3. Ask a Manager Post author

        especially given that in the last post, so many people compared her life to a reality show and said they were eager for the next juicy episode.

        Yes — we were all begging for details :)

  11. pizzagrl

    The OP really sounds like she’s relishing in someone else’s misery. Not a coworker I’d like to have.

  12. Liz in a library

    I am a little bewildered at the way the OP’s letter seems to be coming off for the majority. To me, she just sounds like someone thrilled with a new job and happy that her fears were unfounded that Dance Wife would ruin her chances of fitting into the office. I’m not sure what I’m missing(?).

    1. fposte

      Yeah, that’s kind of surprising to me. I could see it more if this were the OP’s first post, but when I read it after the previous post, it seems perfectly emotionally logical as a reaction to the outcome. And she was really participatory in the comments, so I can see why she’d treat this as if she were updating people she knew.

    2. Jamie

      Yep – to me just sounded like someone naturally perky and really bubbly gushing about stuff and throwing in all details, extraneous or not. It didn’t read snotty to me, but I can absolutely see how it could.

      I also saw the lunch table remark as a figure of speech – but I just came out of a meeting where I suggested making year end compensation and hiring decisions solely based on games of dodge ball…so I’ve turned a weird corner myself.

      (We’re not going with my brilliant idea, btw, sticking with the whole merit thing…100% less dodge ball.)

    3. Anoners

      Yeah I agree. People really nitpick LWs language to pounce on anything that rubs them the wrong way. As soon as I read “cool kids table” I knew there’d be a lot of negative comments. I think she’s just really excited / relieved that this worked out for her. I’s understand if she was like “I sit at the cool kids table, and we gossip about the woman constantly and now she’s been exiled!!! LULZZZ!”.

    4. mollsbot

      Agreed! It seems like people are obsessing over the phrase “cool kids table.”

      I guess that phrase doesn’t bother me because any table I’m sitting at with friends is the cool kids table. I just really like my friends.

      1. LMW

        I think so too. I think that since there was a strong possibility of this being a bad move for her and it could have been a really negative working environment, she’s just excited to be in a new role where she likes the work, she actually has positive relationships with a lot of people there and none of the negatives have materialized. She’s kind of giddy.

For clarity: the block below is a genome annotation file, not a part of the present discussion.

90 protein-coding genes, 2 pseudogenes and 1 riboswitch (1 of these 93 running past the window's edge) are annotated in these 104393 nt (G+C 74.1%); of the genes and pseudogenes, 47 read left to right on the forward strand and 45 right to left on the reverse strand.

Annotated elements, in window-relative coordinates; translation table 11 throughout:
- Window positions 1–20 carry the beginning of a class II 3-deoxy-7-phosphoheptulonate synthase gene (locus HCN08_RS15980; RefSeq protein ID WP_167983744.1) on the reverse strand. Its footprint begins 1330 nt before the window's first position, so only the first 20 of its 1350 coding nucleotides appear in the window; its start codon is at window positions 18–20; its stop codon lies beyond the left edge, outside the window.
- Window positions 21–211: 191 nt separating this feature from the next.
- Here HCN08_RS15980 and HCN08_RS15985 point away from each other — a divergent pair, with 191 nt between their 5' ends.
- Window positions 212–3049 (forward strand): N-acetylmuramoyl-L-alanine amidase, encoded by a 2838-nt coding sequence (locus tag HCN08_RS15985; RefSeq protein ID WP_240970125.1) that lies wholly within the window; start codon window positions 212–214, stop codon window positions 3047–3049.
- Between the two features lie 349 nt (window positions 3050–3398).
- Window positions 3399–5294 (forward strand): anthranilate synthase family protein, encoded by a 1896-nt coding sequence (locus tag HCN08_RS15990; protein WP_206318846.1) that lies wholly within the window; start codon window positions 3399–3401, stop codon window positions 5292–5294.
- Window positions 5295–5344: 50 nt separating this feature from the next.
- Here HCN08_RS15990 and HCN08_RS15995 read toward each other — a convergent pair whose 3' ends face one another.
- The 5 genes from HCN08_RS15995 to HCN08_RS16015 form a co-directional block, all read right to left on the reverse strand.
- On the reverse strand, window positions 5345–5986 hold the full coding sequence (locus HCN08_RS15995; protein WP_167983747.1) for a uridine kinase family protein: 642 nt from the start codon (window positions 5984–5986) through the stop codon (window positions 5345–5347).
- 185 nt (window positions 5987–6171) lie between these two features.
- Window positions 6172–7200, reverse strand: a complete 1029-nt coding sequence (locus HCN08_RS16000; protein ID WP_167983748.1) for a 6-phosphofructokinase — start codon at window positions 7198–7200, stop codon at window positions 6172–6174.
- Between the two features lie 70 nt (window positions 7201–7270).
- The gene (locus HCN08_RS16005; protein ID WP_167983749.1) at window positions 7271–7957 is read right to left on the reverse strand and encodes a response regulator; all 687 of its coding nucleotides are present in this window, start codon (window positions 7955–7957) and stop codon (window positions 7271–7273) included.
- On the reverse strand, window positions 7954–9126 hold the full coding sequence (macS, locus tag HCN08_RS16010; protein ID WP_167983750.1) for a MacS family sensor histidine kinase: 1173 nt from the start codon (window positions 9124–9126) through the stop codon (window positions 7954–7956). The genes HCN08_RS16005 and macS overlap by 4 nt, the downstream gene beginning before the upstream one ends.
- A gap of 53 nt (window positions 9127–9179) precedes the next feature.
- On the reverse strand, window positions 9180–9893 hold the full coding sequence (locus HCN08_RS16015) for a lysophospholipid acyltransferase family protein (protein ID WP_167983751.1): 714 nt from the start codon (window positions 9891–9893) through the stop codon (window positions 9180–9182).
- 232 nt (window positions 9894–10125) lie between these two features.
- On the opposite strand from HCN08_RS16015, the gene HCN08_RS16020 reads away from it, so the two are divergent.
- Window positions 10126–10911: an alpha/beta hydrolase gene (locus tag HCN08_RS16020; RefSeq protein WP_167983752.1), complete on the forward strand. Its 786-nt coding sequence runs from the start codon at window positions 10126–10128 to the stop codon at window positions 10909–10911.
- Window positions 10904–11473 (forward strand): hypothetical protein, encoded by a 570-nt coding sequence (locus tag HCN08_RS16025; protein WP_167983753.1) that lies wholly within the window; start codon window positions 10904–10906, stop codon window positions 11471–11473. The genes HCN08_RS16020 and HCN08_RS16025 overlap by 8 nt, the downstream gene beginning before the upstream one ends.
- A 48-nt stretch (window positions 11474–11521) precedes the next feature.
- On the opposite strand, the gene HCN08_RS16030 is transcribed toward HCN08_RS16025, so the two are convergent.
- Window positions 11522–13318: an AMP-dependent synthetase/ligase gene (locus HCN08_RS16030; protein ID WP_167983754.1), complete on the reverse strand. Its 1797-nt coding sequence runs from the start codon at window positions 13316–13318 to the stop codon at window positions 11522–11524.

5. Anonymous

      I think some people are missing the fact that OP’s hobby is dance, which can be very drama(tic) filled, and so is OP’s personality. So people are taking drama to be negative, while OP is not, considering she talked to the cheater’s wife on multiple occasions, but didn’t get blocked by that situation by getting hired.

    6. BellaLuna

      Agree with Liz. My guess is that many of the update comments are to demonstrate that accepting the position was a good decision; especially given the advice not to.

  13. tesyaa

    Maybe the different reactions to the “cool kids” comment are generational. Someone a few years out of school would be sensitive to the idea of the cool kids’ table; and may even have some bad memories of being uncool, or conversely, some remorse for their own hurtful behavior as a “cool kid”. Those of us who are many decades removed from high school have expunged those memories, for the most part, and just see it as a figure of speech.

    1. Anonymous

      And how high your irony radar/assumption is. If I were to say that I sat at the “cool kids’ table”, re: my work, it would totally be joking because my friends – while lovely – are as far from being hip and ‘with it’ as one can be. I assumed she just meant that she got along with her colleagues and was poking light fun at her own dorkiness (which came across to me in her tone a little bit too). So that’s where my head went, but I can see how it could also come across as a literal “thank god I’m in with the in-crowd and that loser psycho weirdo isn’t.”

      1. Kelly L.

        Yeah, I’ve definitely heard “cool kids’ table” (as well as “the kids’ table”) used ironically to describe one’s own group of lunch buddies, and the meaning is kind of “hee hee, we’re all dorks here.”

        1. TL

          Yup, I use it tongue-in-cheek all the time when eating with friends, especially when we run into somebody we know and they can’t join us.